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The Initial Reception of the Catechism


The amazing popular reception accorded to the Catechism of the Catholic Church in the United States, as shown by the huge volume of sales that the book quickly racked up, was in some ways duplicated by the official reception given to the Catechism here, notably, but not exclusively, by the hierarchy. Even before the English translation of it was available, the new Catechism had become the subject of numerous articles, lectures, and conferences; many Catholic organizations devoted special meetings and conventions to it; it was the topic of the hour.

There was even more than a flurry of press and media interest in this new compendium of Catholic doctrine, although some of it went no deeper than commenting on the new "list of sins" the book was said to contain.

By and large, the position and tone adopted toward the Catechism by most Catholic organizations and publications were respectful. Once it became clear that the Catechism was definitely coming out, even many of those who had earlier opposed it did not continue their public opposition. This was true even of some who had criticized both the idea of 101 any catechism at all and the draft of the work in progress that had been sent out to the bishops of the world for comment in late 1989. With the promulgation of the Catechism, many early critics were suddenly to be found back in the main­stream again, "loyal sons and daughters of the Church".

In subsequent chapters, we shall be looking closely, and more than a little critically, at just how sincere some of the apparent public "conversions" to the cause of the Catechism really were. In any case, much of the newly minted favorable comment on the book rather quickly gave way to criticism again, as soon as it became clear that the Holy See was not going to release the original English translation of the Catechism.

This original translation was made using the so-called "inclusive language" favored by radical feminists, that is, language that avoids the use of "he" or "him" in a generic sense referring to all human beings rather than just to adult males. This explosive—as it turned out—issue of "inclusive language" was the primary thing that delayed the appearance of the Catechism in English for more than a year. This issue will be examined in more detail in the next chapter.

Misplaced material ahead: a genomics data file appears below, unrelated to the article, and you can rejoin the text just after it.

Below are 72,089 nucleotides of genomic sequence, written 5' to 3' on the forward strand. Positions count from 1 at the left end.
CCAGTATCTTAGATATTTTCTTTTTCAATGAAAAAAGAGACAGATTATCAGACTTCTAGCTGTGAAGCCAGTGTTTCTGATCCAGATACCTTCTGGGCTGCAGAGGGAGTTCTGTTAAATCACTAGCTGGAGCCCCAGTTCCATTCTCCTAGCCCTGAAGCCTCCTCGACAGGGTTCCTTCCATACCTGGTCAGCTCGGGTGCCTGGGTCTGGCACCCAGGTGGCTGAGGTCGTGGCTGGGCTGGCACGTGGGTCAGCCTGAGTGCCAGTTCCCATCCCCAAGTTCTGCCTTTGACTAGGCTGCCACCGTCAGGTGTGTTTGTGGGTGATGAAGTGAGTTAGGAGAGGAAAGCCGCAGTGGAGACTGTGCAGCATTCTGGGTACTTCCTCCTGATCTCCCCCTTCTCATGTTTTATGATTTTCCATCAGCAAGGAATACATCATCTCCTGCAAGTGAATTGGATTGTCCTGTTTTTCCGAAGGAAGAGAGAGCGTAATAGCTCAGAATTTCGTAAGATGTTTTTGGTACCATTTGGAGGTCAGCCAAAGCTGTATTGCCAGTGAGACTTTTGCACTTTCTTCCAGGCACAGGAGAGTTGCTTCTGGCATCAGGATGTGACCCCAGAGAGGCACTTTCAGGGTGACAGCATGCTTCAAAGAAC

Regarding the general reception of the Catechism, the attitude of the U.S. bishops was almost wholly positive. In 1992, the bishops established a special subcommittee of the Committee on Education of the United States Catholic Conference (USCC) in order to handle the implementation of the Catechism in this country. It was this USCC subcommittee that made the arrangements for the publication and marketing of the book in the United States. The same subcommittee also prepared information packets about it, both for the media and for interested Church organizations and institu­tions around the country; it commissioned the preparation of articles and other material about the book and encouraged 102 various organizations to devote their conferences and conventions to it as well; and, finally, in keeping with the key role played by bishops in the Catechism project from the beginning, the subcommittee organized an all-day symposium on it for all the American bishops which was held in conjunction with their regular June 1993 meeting in New Orleans.

On the episcopal level, then, there was manifestly no visible neglect or downplaying of the importance of the Catechism. On the contrary, its appearance was treated as an ecclesial event of the first and greatest importance, and the bishops were clearly recognized and identified as the foremost interested parties in all that pertained to it. Most bishops appeared to take their role quite seriously in this regard.

"This emphasis on the bishops as principal recipients of the Catechism", implementation subcommittee chairman Bishop Edward T. Hughes of Metuchen, New Jersey, explained, "affirms our own responsibility as chief teachers in the Church and reenforces some of the concerns most of us have had about our somewhat limited role in the catechetical procedure. At times we may have felt that the content and methodology of our catechetical approaches were not really responsive to our leadership and teaching." Bishop Hughes further emphasized very clearly that his subcommittee's charge was "to plan for the implementation of the Catechism, not to debate its contents".1

The New Orleans symposium on the Catechism organized by the implementation subcommittee for all the American 103 bishops in the summer of 1993 was addressed in person by then Bishop Christoph Schönborn, secretary of the editorial committee of the Catechism. This same address was later reprinted in The Living Light and later still appeared as a chapter in the Introduction to the Catechism of the Catholic Church.2 In it the Dominican theologian and Austrian prelate explained among other things how the Catechism was based on "the hierarchy of truths" in a true and exact sense. The issue of the "hierarchy of truths" had been a big issue with some American theologians who had opposed the universal catechism project; it was alleged that the draft Catechism had failed to respect this principle.